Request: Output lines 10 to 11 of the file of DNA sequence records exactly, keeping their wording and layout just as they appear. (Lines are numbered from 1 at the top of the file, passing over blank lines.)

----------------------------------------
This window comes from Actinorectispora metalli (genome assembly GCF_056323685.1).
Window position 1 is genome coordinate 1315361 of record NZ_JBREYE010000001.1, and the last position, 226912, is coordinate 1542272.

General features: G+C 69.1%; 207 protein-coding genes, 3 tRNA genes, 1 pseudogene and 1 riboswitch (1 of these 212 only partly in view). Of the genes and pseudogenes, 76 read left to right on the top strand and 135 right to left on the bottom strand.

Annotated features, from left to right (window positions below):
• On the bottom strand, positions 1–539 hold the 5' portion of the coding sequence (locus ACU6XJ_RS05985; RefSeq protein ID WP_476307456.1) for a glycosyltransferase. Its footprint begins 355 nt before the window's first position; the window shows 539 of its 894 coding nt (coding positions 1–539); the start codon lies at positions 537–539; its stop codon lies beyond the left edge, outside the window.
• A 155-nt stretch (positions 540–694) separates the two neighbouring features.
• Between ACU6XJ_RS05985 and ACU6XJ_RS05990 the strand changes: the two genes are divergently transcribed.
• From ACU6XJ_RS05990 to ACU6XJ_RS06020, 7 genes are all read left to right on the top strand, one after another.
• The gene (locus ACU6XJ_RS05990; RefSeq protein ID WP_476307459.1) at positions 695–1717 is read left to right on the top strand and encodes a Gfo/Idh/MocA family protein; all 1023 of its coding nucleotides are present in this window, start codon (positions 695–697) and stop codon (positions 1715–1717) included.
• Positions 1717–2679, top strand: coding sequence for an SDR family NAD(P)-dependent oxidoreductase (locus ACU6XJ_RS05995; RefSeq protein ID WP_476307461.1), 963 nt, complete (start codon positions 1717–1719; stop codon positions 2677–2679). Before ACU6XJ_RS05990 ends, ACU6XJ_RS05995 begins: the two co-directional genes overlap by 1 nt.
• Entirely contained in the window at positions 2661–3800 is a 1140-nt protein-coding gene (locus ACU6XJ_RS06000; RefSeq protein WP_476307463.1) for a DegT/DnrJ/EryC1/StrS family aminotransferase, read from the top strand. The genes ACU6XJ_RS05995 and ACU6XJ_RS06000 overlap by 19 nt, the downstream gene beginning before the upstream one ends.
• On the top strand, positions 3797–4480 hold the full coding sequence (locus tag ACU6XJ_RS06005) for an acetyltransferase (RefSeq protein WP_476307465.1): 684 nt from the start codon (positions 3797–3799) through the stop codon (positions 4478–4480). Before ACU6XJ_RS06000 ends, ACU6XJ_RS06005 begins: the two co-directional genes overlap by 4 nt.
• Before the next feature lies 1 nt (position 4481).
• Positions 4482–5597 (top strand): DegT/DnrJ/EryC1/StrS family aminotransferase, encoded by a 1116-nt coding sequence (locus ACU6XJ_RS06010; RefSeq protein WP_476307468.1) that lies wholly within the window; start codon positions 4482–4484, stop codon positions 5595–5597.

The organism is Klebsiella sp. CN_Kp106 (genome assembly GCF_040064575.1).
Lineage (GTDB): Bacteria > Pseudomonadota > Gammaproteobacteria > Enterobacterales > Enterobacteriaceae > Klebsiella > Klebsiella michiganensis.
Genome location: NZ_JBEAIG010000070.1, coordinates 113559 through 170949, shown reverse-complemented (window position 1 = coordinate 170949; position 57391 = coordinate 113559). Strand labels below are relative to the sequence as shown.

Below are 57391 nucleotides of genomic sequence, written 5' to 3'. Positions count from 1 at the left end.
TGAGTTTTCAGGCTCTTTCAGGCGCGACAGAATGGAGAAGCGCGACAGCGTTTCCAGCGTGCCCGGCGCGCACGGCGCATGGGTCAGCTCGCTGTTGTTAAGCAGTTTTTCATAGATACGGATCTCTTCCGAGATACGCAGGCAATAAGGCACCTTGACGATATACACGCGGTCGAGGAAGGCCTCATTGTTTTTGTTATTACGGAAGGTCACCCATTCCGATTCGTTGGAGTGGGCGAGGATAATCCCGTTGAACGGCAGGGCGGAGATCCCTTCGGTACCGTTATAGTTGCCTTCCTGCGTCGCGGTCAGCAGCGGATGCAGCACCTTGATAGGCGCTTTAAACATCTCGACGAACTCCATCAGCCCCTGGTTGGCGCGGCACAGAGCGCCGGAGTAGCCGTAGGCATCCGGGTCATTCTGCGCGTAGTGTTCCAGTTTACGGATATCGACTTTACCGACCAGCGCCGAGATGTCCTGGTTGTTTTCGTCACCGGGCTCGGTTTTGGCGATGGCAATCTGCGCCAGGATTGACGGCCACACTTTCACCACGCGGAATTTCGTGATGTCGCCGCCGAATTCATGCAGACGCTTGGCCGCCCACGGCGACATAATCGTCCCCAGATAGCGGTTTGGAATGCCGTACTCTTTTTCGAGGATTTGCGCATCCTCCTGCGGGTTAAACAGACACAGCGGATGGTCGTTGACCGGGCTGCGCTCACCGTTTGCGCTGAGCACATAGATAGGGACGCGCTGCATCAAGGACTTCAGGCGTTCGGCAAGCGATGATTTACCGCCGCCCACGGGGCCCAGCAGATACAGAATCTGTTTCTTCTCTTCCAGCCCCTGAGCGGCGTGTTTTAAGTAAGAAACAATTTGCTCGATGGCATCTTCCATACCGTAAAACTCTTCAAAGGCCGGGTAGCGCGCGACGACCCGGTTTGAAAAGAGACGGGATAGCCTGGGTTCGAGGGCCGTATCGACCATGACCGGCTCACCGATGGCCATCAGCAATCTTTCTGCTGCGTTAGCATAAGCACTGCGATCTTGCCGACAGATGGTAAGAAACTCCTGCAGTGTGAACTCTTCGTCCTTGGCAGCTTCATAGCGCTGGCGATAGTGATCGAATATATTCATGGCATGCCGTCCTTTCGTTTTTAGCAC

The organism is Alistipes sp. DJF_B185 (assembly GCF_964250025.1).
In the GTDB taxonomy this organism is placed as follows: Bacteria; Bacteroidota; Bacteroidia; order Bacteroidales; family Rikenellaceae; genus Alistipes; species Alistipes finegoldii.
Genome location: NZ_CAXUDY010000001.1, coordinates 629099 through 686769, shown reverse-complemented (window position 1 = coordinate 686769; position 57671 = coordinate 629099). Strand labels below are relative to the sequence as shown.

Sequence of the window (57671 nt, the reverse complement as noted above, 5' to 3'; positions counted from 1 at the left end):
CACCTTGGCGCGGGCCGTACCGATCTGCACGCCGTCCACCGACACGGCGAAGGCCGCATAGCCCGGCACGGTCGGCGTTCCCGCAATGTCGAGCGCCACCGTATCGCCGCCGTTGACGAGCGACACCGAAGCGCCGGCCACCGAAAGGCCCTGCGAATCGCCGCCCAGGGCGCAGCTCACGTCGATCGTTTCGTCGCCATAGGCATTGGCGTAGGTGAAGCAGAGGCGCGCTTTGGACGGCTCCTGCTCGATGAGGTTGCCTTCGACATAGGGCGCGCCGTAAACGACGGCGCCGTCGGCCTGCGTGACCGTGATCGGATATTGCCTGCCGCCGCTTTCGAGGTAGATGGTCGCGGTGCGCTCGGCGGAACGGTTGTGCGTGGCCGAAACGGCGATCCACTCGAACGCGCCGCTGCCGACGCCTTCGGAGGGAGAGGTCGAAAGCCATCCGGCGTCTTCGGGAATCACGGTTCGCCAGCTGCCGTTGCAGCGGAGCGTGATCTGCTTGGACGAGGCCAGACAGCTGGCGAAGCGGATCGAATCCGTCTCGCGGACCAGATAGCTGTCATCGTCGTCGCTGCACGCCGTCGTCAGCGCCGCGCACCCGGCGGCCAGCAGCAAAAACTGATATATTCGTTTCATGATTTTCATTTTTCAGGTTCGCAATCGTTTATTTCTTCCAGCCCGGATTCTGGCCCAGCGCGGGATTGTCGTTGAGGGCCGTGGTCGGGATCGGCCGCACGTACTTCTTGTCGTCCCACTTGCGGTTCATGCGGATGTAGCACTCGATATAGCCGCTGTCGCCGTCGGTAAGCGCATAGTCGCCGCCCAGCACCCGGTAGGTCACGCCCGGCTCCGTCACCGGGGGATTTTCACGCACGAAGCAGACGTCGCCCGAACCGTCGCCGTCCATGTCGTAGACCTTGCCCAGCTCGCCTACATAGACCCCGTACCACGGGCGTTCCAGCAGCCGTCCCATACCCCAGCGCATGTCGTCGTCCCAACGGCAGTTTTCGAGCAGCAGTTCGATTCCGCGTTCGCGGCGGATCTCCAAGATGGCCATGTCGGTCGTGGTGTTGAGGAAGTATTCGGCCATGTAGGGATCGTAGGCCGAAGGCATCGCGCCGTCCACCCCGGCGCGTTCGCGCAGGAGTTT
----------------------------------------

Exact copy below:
• Positions 1717–2679, top strand: coding sequence for an SDR family NAD(P)-dependent oxidoreductase (locus ACU6XJ_RS05995; RefSeq protein ID WP_476307461.1), 963 nt, complete (start codon positions 1717–1719; stop codon positions 2677–2679). Before ACU6XJ_RS05990 ends, ACU6XJ_RS05995 begins: the two co-directional genes overlap by 1 nt.
• Entirely contained in the window at positions 2661–3800 is a 1140-nt protein-coding gene (locus ACU6XJ_RS06000; RefSeq protein WP_476307463.1) for a DegT/DnrJ/EryC1/StrS family aminotransferase, read from the top strand. The genes ACU6XJ_RS05995 and ACU6XJ_RS06000 overlap by 19 nt, the downstream gene beginning before the upstream one ends.